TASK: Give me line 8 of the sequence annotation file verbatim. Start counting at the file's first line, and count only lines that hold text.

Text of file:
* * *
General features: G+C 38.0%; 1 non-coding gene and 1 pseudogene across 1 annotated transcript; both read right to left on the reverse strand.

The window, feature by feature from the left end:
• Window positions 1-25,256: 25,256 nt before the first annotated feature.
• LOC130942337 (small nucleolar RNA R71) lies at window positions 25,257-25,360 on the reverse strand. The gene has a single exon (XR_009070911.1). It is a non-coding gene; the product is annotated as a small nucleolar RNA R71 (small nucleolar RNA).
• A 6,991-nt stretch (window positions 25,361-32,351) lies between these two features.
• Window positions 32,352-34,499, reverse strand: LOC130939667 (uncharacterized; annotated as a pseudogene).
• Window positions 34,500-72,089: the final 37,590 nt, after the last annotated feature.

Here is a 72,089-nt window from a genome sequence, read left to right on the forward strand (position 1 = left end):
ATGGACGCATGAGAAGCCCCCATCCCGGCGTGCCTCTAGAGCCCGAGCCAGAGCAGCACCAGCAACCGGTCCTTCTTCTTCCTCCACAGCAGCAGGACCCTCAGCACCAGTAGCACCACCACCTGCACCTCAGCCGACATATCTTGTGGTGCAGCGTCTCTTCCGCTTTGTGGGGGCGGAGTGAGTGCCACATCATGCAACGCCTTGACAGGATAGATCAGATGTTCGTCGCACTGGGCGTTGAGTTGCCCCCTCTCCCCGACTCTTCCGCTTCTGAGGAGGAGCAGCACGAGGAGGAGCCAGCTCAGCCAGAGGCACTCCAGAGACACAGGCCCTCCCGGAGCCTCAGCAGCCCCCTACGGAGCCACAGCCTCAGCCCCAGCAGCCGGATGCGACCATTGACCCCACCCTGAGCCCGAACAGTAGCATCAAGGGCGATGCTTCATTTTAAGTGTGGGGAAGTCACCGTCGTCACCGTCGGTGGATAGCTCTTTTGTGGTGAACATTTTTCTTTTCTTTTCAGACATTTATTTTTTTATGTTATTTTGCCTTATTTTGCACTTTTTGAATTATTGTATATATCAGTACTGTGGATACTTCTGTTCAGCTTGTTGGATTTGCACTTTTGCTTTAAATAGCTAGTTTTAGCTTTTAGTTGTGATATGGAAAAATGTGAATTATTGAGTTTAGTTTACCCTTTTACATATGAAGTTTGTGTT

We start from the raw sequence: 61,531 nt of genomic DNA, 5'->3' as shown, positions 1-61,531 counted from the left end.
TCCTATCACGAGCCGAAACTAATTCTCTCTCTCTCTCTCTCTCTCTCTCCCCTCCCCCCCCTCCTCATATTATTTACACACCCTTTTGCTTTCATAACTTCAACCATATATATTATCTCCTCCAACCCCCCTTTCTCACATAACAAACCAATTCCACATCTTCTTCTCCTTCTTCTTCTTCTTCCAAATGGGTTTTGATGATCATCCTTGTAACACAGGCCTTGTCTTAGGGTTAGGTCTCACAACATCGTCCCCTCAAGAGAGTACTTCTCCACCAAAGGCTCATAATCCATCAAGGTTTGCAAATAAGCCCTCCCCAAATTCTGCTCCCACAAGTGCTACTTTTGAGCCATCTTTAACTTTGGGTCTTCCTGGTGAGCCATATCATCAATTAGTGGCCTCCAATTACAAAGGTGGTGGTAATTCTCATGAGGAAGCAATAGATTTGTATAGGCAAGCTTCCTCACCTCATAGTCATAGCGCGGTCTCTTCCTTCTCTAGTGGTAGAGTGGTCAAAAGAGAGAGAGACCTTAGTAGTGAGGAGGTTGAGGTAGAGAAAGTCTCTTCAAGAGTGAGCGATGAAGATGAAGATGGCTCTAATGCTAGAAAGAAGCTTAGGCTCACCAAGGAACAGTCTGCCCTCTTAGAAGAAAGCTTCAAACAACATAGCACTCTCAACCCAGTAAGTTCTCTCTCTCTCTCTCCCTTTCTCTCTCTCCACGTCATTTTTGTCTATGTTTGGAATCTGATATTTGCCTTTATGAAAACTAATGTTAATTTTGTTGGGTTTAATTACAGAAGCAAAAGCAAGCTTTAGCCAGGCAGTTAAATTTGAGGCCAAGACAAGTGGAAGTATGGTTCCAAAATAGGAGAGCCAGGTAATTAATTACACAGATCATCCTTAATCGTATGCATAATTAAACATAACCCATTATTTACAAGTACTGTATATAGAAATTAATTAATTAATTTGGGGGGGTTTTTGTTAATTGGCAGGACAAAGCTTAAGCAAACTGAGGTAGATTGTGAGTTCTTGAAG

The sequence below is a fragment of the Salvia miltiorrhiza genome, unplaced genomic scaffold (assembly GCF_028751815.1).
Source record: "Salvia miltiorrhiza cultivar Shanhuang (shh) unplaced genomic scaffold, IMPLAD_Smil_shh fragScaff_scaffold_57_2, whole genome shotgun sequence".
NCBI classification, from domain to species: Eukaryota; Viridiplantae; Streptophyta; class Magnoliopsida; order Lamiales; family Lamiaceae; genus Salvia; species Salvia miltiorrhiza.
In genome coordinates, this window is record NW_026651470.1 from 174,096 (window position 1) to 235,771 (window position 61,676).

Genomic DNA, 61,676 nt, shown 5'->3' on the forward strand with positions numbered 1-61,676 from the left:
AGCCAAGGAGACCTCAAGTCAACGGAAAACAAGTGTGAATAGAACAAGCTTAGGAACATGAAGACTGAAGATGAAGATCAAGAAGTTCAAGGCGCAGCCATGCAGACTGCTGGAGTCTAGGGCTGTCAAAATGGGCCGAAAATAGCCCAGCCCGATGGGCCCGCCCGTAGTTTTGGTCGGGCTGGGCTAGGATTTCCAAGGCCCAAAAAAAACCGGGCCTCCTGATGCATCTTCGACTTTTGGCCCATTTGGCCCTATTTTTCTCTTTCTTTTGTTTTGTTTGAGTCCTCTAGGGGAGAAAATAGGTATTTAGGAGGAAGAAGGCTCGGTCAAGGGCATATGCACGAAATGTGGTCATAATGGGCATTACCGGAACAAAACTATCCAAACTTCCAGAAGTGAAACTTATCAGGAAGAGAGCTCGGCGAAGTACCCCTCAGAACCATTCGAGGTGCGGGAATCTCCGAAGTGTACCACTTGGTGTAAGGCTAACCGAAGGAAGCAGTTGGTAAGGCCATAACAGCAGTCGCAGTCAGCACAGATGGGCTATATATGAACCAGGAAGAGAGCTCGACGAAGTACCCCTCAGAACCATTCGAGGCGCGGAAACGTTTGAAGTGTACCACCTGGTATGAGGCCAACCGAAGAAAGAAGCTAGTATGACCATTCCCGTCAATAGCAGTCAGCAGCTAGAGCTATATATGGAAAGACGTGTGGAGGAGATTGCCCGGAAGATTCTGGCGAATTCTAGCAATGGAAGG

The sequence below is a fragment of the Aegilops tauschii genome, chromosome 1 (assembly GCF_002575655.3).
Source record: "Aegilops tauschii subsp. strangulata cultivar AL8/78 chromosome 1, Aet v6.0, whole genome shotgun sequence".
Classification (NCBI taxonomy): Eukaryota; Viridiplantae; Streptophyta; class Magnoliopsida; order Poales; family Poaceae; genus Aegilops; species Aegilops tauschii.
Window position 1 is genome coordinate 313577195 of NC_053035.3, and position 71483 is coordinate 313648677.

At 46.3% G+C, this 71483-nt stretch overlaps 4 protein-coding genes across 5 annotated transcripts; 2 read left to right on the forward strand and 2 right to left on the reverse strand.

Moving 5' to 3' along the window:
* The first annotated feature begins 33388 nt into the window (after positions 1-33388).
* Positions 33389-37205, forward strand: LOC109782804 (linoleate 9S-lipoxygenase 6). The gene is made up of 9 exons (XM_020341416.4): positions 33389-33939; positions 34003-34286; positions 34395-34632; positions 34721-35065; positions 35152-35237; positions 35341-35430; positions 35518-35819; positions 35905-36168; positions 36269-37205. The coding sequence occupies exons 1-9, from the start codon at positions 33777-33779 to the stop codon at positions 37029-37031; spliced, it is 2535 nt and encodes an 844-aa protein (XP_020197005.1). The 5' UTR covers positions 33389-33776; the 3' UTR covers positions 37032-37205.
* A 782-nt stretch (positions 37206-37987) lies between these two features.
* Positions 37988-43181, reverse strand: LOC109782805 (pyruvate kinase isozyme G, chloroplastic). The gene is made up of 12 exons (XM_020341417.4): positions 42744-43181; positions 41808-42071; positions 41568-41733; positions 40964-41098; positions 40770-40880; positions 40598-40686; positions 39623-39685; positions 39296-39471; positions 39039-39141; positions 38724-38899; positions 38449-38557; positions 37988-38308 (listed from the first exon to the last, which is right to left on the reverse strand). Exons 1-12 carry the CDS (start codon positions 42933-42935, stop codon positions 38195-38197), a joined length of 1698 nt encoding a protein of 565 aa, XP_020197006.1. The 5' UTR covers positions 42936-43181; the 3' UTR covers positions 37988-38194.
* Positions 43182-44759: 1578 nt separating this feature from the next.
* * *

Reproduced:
Here is a 72,089-nt window from a genome sequence, read left to right on the forward strand (position 1 = left end):